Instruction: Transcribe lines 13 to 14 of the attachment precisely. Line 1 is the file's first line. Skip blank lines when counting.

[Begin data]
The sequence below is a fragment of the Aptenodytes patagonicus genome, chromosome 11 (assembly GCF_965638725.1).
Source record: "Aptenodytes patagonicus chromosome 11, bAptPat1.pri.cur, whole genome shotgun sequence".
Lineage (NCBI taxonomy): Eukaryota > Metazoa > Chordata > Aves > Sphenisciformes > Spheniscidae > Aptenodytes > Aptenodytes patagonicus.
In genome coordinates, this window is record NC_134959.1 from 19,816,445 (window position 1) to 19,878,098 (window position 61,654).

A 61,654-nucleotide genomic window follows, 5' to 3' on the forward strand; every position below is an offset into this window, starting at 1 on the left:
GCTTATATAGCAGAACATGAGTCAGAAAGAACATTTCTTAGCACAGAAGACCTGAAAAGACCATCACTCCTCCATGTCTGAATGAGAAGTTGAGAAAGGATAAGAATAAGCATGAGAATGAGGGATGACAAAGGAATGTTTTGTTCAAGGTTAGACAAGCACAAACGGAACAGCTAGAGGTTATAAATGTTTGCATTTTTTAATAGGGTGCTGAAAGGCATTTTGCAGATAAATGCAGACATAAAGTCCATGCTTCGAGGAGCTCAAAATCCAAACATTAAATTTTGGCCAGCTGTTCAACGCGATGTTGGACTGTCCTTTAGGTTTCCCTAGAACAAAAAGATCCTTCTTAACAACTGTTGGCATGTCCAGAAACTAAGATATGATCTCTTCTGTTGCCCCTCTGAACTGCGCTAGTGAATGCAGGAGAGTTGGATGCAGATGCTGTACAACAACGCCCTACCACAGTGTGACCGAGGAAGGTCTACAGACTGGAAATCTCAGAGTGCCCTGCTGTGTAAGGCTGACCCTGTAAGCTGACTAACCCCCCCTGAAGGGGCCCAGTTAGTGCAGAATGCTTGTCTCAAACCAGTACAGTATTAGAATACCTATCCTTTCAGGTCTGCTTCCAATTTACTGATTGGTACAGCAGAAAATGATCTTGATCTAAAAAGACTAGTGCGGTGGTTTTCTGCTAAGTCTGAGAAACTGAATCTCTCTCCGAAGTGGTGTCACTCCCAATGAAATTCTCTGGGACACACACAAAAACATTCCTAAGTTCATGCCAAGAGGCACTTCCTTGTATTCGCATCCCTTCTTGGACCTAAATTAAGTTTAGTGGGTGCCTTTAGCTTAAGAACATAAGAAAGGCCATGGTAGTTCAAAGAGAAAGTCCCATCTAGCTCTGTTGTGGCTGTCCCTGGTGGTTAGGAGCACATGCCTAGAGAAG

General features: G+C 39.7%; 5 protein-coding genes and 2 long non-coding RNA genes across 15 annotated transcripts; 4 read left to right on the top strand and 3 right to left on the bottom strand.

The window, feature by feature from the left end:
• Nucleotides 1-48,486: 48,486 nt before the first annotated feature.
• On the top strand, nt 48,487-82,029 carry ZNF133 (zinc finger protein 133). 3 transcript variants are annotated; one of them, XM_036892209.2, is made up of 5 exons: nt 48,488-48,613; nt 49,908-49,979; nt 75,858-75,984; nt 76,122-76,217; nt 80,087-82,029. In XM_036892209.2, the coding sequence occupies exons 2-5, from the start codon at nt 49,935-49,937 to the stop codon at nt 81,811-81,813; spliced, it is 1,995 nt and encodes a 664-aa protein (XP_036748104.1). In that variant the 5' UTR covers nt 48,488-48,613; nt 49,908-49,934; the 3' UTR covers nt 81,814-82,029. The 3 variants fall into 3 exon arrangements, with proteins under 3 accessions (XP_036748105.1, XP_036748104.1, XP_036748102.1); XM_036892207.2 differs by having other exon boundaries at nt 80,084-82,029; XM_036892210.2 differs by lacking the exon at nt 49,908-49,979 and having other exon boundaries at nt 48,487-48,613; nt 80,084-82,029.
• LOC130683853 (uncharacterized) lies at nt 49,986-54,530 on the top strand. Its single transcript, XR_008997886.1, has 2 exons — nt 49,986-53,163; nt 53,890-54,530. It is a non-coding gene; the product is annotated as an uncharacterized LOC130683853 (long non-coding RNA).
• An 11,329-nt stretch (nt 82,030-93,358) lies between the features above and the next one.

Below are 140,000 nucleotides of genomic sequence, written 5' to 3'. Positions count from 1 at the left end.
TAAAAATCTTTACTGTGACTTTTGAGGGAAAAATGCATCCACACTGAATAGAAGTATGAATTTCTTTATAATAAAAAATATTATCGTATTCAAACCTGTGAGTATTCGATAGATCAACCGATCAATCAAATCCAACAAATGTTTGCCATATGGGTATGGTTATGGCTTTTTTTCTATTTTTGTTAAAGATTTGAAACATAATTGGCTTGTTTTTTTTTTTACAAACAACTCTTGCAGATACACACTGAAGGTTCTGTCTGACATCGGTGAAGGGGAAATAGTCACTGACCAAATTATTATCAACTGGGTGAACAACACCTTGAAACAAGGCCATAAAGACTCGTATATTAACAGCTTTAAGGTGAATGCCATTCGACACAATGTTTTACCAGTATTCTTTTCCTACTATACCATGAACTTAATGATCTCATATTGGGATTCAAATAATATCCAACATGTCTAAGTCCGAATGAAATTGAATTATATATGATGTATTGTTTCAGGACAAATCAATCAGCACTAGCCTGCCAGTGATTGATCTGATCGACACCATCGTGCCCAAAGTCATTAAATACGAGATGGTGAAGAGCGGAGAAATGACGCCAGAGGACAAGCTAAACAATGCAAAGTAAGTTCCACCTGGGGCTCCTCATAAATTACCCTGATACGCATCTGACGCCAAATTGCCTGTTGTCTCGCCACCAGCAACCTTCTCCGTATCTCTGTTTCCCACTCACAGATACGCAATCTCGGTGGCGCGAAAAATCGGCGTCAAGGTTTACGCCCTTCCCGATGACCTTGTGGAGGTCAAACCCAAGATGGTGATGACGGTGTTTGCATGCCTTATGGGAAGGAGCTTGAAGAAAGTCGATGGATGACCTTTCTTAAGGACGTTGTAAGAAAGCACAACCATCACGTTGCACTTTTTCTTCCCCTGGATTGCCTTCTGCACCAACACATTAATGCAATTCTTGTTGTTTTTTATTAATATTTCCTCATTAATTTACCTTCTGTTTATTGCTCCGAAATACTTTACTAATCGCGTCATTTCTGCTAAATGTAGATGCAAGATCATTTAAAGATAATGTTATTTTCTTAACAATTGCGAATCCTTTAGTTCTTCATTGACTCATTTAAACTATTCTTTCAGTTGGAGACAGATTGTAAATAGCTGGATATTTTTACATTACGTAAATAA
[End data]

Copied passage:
Below are 140,000 nucleotides of genomic sequence, written 5' to 3'. Positions count from 1 at the left end.
TAAAAATCTTTACTGTGACTTTTGAGGGAAAAATGCATCCACACTGAATAGAAGTATGAATTTCTTTATAATAAAAAATATTATCGTATTCAAACCTGTGAGTATTCGATAGATCAACCGATCAATCAAATCCAACAAATGTTTGCCATATGGGTATGGTTATGGCTTTTTTTCTATTTTTGTTAAAGATTTGAAACATAATTGGCTTGTTTTTTTTTTTACAAACAACTCTTGCAGATACACACTGAAGGTTCTGTCTGACATCGGTGAAGGGGAAATAGTCACTGACCAAATTATTATCAACTGGGTGAACAACACCTTGAAACAAGGCCATAAAGACTCGTATATTAACAGCTTTAAGGTGAATGCCATTCGACACAATGTTTTACCAGTATTCTTTTCCTACTATACCATGAACTTAATGATCTCATATTGGGATTCAAATAATATCCAACATGTCTAAGTCCGAATGAAATTGAATTATATATGATGTATTGTTTCAGGACAAATCAATCAGCACTAGCCTGCCAGTGATTGATCTGATCGACACCATCGTGCCCAAAGTCATTAAATACGAGATGGTGAAGAGCGGAGAAATGACGCCAGAGGACAAGCTAAACAATGCAAAGTAAGTTCCACCTGGGGCTCCTCATAAATTACCCTGATACGCATCTGACGCCAAATTGCCTGTTGTCTCGCCACCAGCAACCTTCTCCGTATCTCTGTTTCCCACTCACAGATACGCAATCTCGGTGGCGCGAAAAATCGGCGTCAAGGTTTACGCCCTTCCCGATGACCTTGTGGAGGTCAAACCCAAGATGGTGATGACGGTGTTTGCATGCCTTATGGGAAGGAGCTTGAAGAAAGTCGATGGATGACCTTTCTTAAGGACGTTGTAAGAAAGCACAACCATCACGTTGCACTTTTTCTTCCCCTGGATTGCCTTCTGCACCAACACATTAATGCAATTCTTGTTGTTTTTTATTAATATTTCCTCATTAATTTACCTTCTGTTTATTGCTCCGAAATACTTTACTAATCGCGTCATTTCTGCTAAATGTAGATGCAAGATCATTTAAAGATAATGTTATTTTCTTAACAATTGCGAATCCTTTAGTTCTTCATTGACTCATTTAAACTATTCTTTCAGTTGGAGACAGATTGTAAATAGCTGGATATTTTTACATTACGTAAATAA